The final versions of the forms and instructions for ACA employer reporting requirements now are available.
The forms and instructions be found via the following links:
These forms are related to the ACA employer reporting requirements set out in IRC Sections 6055 and 6056. These sections call for some employers to report to the IRS information about employer-sponsored coverage. Failure to comply with the reporting rules could come with a hefty price tag — keep reading for more details!
IRC Section 6055 calls for issuing separate information returns to each covered individual. For fully insured plans, Form 1095-B is the report issued by the insurer to individuals, and Form 1094-B is used to transmit the individual forms to the IRS. For self-insured plans, Form 1095-C is issued by the employer to covered individuals and Form 1094-C is used to transmit the individual forms to the IRS.
The goal of Section 6055 is to determine whether (and under which months) individuals were covered by minimum essential coverage. Section 6055 calls for the health plan issuer (the insurance company, if you're fully insured, or the employer, if you sponsor a self-insured plan) that provides minimum essential coverage to an individual during the calendar year to deliver/file two documents:
1.) Form 1095-B, an information return — to be delivered to the covered individual and filed with the IRS
2.) Form 1094-B, a transmittal form — to be filed with the IRS
IRC Section 6056 requires reporting by applicable large employers and also calls for issuing separate returns to each individual (Form 1095-C) and, again, using a transmittal form (1094-C) to send these separate returns to the IRS. An applicable large employer that is fully insured only would complete Parts I and II of Form 1095-C. An applicable large employer that is self-insured would complete the entire Form 1095-C, which consolidates the employer's 6055 and 6056 reporting obligations on one form.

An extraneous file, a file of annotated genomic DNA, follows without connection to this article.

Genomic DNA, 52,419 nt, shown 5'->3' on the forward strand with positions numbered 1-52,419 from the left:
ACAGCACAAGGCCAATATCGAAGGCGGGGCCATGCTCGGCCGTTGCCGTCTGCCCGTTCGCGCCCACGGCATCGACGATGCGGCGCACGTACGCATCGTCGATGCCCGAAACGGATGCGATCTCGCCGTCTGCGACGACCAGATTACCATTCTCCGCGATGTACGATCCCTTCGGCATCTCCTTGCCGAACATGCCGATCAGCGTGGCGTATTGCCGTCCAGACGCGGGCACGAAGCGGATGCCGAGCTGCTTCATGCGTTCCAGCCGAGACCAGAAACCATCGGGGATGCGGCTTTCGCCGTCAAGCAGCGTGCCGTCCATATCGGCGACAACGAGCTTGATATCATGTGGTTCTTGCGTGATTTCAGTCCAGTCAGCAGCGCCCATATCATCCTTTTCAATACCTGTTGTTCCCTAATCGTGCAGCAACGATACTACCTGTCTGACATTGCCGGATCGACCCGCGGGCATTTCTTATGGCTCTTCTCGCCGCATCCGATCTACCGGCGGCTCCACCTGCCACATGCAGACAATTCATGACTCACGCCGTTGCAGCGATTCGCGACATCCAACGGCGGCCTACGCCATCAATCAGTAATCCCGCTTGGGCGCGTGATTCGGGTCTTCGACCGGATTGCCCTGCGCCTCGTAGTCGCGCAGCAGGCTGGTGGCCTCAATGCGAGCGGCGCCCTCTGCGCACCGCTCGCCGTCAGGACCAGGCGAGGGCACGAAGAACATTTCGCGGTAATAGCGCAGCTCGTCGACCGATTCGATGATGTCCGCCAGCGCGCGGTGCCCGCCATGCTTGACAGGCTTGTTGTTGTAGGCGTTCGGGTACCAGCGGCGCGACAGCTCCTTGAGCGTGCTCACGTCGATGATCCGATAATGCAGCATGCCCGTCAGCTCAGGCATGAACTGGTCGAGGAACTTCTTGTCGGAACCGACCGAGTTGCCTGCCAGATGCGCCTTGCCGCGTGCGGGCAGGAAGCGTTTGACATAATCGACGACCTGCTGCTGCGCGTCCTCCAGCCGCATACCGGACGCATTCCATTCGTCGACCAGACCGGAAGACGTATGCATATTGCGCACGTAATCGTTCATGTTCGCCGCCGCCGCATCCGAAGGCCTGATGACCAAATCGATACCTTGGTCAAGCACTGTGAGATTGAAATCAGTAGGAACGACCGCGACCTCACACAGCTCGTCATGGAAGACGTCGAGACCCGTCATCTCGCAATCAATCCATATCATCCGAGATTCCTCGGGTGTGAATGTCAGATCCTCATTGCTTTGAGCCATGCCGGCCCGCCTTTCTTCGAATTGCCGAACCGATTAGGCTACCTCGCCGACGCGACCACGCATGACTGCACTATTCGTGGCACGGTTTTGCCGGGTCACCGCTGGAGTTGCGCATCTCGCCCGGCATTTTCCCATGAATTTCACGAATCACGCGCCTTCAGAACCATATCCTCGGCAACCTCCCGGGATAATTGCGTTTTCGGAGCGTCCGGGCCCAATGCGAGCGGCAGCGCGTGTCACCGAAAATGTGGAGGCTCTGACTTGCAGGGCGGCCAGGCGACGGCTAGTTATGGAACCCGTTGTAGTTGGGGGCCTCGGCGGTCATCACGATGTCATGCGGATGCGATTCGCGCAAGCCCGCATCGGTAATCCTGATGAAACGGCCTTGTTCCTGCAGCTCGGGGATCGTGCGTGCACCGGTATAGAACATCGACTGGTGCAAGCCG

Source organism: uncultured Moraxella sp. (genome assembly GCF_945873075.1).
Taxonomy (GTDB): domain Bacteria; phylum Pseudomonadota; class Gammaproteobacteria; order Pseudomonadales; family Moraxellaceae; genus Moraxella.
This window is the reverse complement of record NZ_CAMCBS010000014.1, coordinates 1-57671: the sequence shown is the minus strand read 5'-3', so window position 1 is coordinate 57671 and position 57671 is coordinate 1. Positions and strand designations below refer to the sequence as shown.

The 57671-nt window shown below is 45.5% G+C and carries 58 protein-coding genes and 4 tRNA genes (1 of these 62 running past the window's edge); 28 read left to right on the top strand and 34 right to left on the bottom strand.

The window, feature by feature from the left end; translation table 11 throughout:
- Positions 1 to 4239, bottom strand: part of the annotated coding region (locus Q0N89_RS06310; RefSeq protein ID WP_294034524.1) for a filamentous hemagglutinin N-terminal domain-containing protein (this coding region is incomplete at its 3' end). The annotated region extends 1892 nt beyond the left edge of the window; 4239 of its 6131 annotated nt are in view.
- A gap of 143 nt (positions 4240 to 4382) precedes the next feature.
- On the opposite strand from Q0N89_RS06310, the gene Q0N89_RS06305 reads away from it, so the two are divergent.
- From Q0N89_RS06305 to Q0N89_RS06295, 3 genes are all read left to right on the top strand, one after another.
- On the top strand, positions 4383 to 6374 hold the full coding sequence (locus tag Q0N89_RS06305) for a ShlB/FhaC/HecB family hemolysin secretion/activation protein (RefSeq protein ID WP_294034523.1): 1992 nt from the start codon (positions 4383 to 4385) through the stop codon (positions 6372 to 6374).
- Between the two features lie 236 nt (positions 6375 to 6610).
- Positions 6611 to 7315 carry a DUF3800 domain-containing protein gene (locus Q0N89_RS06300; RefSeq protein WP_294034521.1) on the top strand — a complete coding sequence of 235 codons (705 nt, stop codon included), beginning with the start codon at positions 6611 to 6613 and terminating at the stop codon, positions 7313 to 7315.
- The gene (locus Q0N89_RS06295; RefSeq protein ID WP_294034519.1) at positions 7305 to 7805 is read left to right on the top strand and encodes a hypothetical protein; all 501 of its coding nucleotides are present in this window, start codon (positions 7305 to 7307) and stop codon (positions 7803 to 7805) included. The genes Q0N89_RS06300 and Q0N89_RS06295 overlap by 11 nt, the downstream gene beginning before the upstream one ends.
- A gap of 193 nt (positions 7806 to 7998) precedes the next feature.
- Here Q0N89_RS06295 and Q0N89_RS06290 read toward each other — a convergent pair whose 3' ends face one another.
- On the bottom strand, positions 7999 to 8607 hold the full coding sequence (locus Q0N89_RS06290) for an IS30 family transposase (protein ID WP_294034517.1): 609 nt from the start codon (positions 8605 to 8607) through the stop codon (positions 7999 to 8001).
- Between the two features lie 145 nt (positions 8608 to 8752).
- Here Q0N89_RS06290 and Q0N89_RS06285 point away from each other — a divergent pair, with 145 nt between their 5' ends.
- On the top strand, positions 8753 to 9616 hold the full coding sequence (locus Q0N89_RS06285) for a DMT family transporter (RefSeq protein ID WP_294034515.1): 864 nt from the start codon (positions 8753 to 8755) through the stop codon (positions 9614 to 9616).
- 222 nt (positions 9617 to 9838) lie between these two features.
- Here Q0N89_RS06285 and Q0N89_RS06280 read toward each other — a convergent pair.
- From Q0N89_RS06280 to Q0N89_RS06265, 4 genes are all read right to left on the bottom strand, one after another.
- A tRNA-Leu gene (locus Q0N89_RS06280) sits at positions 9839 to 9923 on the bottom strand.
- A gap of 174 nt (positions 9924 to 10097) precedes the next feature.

Section 6056 is for applicable large employers — employers with at least 50 full-time employees. As you are likely aware, applicable large employers are required to offer health coverage that meets quality and affordability standards as part of the "pay or play" provisions of the ACA.
The forms associated with 6056 are how the IRS is verifying whether you met your requirements and whether they need to be paying out subsidies for any employees that didn't get adequate coverage through you.
Section 6056 calls for applicable large employers to file/deliver two different documents:
1.) Form 1095-C, an information return — to be delivered to the employee and filed with the IRS
2.) Form 1094-C, a transmittal form
Self-insured employers that are also applicable large employers (and thus must meet both the 6055 and 6056 reporting requirements) can use both sections of Form 1095-C and 1094-C to meet both requirements.
The IRS also has shared best practices for tax preparers related to the individual shared responsibility provisions, including the follow advice:
"While employers may be able to assist their employees in documenting their coverage, you should not routinely or automatically advise your clients to seek documentation from their employer. Employers are not required to provide this documentation for the 2014 tax year."
The feds want proof of minimum essential coverage, and they want to know whether you need to be paying penalties for any employees who didn't get adequate coverage through you.
The IRS, of course, will judge the compliance of your business based on the data you report via the forms. Failure to comply with the ACA employer reporting reqs could cost up to $200 per return.
We've been covering the ACA employer reporting requirements on Steal These Ideas and our website for a while now:
How's your progress been with getting these reporting requirements under control? What other questions do you have? Please share in comments.